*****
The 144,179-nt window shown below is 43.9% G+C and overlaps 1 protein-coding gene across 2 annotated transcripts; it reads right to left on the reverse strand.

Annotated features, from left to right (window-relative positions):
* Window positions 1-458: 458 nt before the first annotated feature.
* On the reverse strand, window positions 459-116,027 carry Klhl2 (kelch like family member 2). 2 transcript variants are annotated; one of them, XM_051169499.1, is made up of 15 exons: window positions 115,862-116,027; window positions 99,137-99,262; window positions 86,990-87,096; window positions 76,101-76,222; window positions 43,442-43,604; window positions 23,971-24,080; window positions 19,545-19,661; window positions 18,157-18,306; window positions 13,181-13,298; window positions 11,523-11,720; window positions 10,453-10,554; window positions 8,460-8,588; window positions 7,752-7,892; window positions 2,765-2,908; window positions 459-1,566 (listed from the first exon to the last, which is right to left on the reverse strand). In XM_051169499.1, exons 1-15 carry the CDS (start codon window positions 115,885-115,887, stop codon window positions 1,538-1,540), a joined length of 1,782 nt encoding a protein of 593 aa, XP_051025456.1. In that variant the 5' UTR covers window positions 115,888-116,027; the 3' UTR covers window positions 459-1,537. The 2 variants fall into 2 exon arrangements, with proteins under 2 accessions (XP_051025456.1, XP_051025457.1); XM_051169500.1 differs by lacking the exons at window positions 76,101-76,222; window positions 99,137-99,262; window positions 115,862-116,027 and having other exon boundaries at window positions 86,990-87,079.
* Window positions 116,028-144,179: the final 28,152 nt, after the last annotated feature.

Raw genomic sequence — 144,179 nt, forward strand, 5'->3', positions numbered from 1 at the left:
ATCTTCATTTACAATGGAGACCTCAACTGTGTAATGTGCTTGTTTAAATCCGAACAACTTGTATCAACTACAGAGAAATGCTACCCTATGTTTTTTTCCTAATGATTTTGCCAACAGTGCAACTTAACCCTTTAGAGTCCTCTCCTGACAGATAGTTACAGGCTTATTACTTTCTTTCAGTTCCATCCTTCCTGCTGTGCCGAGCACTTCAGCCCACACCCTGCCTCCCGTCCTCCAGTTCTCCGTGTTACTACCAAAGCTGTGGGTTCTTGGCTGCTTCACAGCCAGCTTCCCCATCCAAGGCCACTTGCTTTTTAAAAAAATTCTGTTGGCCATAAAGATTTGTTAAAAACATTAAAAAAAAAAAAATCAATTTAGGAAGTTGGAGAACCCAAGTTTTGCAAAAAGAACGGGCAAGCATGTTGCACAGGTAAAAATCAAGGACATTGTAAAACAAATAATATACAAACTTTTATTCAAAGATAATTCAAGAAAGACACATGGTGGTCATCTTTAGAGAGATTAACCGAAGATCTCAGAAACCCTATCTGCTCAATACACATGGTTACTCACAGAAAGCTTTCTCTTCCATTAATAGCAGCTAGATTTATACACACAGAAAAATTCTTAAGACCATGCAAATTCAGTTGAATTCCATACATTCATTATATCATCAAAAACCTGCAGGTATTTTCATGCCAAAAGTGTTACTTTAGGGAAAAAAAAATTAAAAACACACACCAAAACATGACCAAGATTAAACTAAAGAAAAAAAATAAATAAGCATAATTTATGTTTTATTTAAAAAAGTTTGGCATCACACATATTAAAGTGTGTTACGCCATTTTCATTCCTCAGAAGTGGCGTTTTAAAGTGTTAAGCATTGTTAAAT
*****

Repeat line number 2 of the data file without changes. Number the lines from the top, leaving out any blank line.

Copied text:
Annotated features, from left to right (window-relative positions):